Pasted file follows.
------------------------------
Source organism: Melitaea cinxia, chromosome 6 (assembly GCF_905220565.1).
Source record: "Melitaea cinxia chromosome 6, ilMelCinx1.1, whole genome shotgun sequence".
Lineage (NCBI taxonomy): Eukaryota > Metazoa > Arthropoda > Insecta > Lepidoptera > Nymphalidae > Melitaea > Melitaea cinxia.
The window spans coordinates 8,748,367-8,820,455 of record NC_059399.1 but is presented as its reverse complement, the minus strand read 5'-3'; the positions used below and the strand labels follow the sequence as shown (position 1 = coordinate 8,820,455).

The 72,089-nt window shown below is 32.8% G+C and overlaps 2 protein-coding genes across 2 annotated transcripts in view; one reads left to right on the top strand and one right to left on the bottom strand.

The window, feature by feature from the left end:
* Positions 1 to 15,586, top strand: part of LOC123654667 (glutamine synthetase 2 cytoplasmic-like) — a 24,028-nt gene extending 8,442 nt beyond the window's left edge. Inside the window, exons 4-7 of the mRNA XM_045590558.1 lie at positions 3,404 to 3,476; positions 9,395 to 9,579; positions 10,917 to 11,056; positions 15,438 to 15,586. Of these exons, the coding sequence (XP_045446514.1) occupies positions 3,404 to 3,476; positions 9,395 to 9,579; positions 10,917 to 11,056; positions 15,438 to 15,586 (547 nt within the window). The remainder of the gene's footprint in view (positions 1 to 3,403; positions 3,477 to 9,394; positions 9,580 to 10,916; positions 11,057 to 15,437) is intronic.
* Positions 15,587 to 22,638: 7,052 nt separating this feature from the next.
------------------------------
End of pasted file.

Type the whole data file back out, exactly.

Source organism: Melitaea cinxia, chromosome 6 (assembly GCF_905220565.1).
Source record: "Melitaea cinxia chromosome 6, ilMelCinx1.1, whole genome shotgun sequence".
Lineage (NCBI taxonomy): Eukaryota > Metazoa > Arthropoda > Insecta > Lepidoptera > Nymphalidae > Melitaea > Melitaea cinxia.
The window spans coordinates 8,748,367-8,820,455 of record NC_059399.1 but is presented as its reverse complement, the minus strand read 5'-3'; the positions used below and the strand labels follow the sequence as shown (position 1 = coordinate 8,820,455).

The 72,089-nt window shown below is 32.8% G+C and overlaps 2 protein-coding genes across 2 annotated transcripts in view; one reads left to right on the top strand and one right to left on the bottom strand.

The window, feature by feature from the left end:
* Positions 1 to 15,586, top strand: part of LOC123654667 (glutamine synthetase 2 cytoplasmic-like) — a 24,028-nt gene extending 8,442 nt beyond the window's left edge. Inside the window, exons 4-7 of the mRNA XM_045590558.1 lie at positions 3,404 to 3,476; positions 9,395 to 9,579; positions 10,917 to 11,056; positions 15,438 to 15,586. Of these exons, the coding sequence (XP_045446514.1) occupies positions 3,404 to 3,476; positions 9,395 to 9,579; positions 10,917 to 11,056; positions 15,438 to 15,586 (547 nt within the window). The remainder of the gene's footprint in view (positions 1 to 3,403; positions 3,477 to 9,394; positions 9,580 to 10,916; positions 11,057 to 15,437) is intronic.
* Positions 15,587 to 22,638: 7,052 nt separating this feature from the next.